Just me, or are the years racking up? Too cold to dwell on it now.
A few thoughts on the albums I liked and listened to often in the past year. Best of luck in 2018, Happy New Year!
10. Halsey – Hopeless Fountain Kingdom
Halsey was featured on the unavoidable 2016 Chainsmokers’ mega-hit “Closer,” and I don’t think her role and the song’s success was a coincidence. On her second album, Hopeless Fountain Kingdom, the 23 year old further establishes herself as a rising pop superstar. But even with all the hit-making capability, the emphasis remains on the sincerity of the songwriting.
9. Harry Styles – Harry Styles
In 2012 I attended an SNL dress rehearsal taping, featuring Sofia Vergara as host and a musical guest I hadn’t yet heard of, One Direction. Even from those two songs performed in Studio 8H, Styles carried himself as a frontman of sorts in the young British boy band. On his solo debut, he anchors his familiar pop croonings with shadows of rich British rock influences, and the result is a powerful and original collection of songs.
8. Phoenix – Ti Amo
Following 2013’s denser Bankrupt!, Phoenix returns with a carefree, upbeat and disco-fused sixth album. Ti Amo doesn’t quite recapture the same arena anthems from the band’ 2009 breakout Wolfgang Amadeus Phoenix, but it’s not short of its own rousing, infectious melodies (“Fior Di Latte,” “Role Model,” “Telefono.”)
7. Haim – Something To Tell You
After seeing the Paul Thomas Anderson-directed studio cut of “Right Now,” I was stoked for the release of the Haim sisters’ sophomore album. Even with the album version of “Right Now” losing some of its stark vulnerability to further production, Something To Tell You is an impressive album full of painstakingly crafted, guitar-driven love songs.
6. Feist – Pleasure
Leslie Feist can do no wrong. She may never regain the commercial success of the 2007’s The Reminder, but I think that’s the last thing on her mind when it comes to songwriting. Much in the vein of 2011’s Metals, Pleasure is a densely layered atmospheric trance of power and emotion, loss and longing. Begin with the tangled title track, on to the beautifully restless “I Wish I Didn’t Miss You,” and fall in love with the rest of Pleasure.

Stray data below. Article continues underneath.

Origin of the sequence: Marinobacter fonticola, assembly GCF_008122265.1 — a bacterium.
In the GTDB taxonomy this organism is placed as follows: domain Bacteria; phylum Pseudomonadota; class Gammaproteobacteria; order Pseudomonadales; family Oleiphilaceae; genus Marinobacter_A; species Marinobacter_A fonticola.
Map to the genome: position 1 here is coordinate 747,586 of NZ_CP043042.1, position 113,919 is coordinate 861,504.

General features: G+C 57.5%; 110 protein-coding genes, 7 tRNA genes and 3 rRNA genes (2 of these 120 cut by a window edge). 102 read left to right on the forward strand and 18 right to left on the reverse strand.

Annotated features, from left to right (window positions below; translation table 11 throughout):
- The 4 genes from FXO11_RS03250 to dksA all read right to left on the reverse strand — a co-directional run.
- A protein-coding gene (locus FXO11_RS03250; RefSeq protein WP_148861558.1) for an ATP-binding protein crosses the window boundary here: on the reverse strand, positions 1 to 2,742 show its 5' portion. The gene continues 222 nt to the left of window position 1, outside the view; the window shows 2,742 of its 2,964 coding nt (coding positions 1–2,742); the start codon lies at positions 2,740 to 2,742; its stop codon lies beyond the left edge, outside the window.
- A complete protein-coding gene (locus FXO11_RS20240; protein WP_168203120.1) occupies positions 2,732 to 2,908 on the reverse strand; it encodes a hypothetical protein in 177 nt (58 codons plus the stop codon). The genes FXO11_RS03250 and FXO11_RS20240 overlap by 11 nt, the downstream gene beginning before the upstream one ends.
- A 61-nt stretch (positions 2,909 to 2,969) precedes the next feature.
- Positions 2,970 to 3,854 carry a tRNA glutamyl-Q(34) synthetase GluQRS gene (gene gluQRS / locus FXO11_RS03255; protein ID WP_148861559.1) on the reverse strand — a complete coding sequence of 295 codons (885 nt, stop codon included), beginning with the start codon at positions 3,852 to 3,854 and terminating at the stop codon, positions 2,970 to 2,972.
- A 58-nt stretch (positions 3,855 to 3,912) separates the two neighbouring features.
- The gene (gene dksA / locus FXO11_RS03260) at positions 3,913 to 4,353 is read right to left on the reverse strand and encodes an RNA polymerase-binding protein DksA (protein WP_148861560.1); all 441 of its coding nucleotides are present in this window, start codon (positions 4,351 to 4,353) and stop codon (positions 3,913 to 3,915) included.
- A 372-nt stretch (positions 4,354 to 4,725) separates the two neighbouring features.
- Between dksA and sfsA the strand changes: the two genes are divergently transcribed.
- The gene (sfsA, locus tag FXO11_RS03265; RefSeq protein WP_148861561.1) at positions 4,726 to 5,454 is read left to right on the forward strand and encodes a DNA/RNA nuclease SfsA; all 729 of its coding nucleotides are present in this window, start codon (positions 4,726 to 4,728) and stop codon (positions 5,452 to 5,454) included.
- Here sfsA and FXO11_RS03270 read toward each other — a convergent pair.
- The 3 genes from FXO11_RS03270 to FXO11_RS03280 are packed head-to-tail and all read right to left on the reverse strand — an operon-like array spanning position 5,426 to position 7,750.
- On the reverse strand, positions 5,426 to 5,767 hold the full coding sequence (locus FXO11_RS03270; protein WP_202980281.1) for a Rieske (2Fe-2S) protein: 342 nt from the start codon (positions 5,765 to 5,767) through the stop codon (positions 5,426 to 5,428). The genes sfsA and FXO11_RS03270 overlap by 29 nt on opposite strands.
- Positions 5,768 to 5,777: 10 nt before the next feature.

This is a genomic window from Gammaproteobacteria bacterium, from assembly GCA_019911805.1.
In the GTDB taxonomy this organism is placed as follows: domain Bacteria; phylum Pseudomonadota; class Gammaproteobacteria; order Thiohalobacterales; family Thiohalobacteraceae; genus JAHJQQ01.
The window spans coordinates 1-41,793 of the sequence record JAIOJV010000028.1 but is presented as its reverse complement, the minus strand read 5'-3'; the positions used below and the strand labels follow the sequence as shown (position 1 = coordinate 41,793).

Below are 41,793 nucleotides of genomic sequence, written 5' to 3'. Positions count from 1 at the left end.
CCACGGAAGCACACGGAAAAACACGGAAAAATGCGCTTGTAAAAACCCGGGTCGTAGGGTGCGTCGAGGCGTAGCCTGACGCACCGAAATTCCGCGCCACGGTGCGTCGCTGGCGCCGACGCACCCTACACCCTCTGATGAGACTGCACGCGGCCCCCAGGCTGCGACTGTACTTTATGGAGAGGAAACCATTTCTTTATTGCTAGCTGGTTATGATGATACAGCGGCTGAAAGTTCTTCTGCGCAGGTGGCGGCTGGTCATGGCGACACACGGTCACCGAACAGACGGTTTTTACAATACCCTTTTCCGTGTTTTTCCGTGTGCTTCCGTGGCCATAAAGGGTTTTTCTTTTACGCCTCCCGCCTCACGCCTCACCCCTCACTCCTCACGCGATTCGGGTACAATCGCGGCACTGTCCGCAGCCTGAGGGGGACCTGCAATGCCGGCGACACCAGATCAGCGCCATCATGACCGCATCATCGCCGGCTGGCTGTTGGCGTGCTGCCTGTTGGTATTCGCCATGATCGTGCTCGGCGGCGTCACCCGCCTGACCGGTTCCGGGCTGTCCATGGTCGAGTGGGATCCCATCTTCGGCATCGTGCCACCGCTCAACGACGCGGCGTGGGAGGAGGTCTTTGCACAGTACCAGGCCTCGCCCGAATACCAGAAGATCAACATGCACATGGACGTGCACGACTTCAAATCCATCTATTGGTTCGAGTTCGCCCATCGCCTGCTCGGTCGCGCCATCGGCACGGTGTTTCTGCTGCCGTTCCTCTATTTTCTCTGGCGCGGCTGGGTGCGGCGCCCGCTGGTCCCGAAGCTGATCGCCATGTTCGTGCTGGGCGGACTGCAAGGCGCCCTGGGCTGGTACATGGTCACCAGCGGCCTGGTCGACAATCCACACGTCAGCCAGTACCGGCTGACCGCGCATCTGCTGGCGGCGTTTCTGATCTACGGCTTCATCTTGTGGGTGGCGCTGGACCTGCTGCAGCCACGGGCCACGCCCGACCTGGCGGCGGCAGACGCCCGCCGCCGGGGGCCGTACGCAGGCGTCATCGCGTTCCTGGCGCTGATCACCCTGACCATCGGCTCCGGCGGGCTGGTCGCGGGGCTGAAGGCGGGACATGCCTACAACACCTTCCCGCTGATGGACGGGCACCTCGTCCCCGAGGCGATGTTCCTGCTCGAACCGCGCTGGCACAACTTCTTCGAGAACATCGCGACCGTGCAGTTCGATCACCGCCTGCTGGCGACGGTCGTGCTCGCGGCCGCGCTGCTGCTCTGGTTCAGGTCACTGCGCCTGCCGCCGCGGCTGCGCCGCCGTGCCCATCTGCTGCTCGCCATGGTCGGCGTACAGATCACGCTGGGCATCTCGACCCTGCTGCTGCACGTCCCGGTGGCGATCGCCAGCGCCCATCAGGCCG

5. Broken Social Scene – Hug Of Thunder
I’m not usually one to be enamored by a lead single, but “Halfway Home” had me from first listen. Like many of Broken Social Scene’s best songs, the soaring anthem is built up and fueled by the beat-up flicker of hope. Packed with much of the same, Hug of Thunder proves to be a rousing and renewed effort from the Canadian ensemble.
4. Lorde – Melodrama
Few albums gained as much universal critical and commercial success as Lorde’s 2013 debut, Pure Heroine. But even with that tough act to follow, Melodrama let few down. The loosely based concept album brilliantly centered on a house party, and Lorde owned it, as if her music hadn’t already soundtracked countless house parties. From the piercing honesty to the cutting commentary, few can sing it like Lorde does, and still “make ‘em all dance to it.”
3. The xx – I See You
I first discovered The xx in the dead of winter, and for some reason I have always found some added fulfillment listening to the British electro-pop trio in this cold, dark Midwest season. With I See You having been released in the opening days of 2017, I was delighted to add new material to the winter mix. Favorites include the invigorating “A Violent Noise” and wonderfully sparse “Brave For You.”
2. Lana Del Rey – Lust For Life
With Lust for Life, Lana Del Rey releases her fourth studio album in five years, a pace few modern-day artists are capable of matching. Amongst the rapidly growing song catalog, Lust For Life keeps it fresh with numerous guest collaborations, including The Weeknd, Sean Ono Lennon and a lovely duet with Stevie Nicks. The album does display a heavy hip-hop influence, but tracks like “13 Beaches” and “White Mustang” capture the spirit of Lana Del Rey’s most beloved past ballads.
1. The National – Sleep Well Beast
Now on their seventh album, The National continue their reign as one of the most consistent rock bands of the 21st century. The sonically rich “The System Only Dreams In Total Darkness” is maybe my favorite lead single from any of their albums. Still, The National always seem to be at their best in those restless, introspective reflections (“Guilty Party,“ “Carin At The Liquor Store,” “Empire Line”). With that said, the delightfully innocent “Dark Side Of The Gym” is a welcome change of pace. I don’t know about you, but seven albums strong, and I have yet to be disappointed by the band of two sets of brothers and an instrument-less frontman.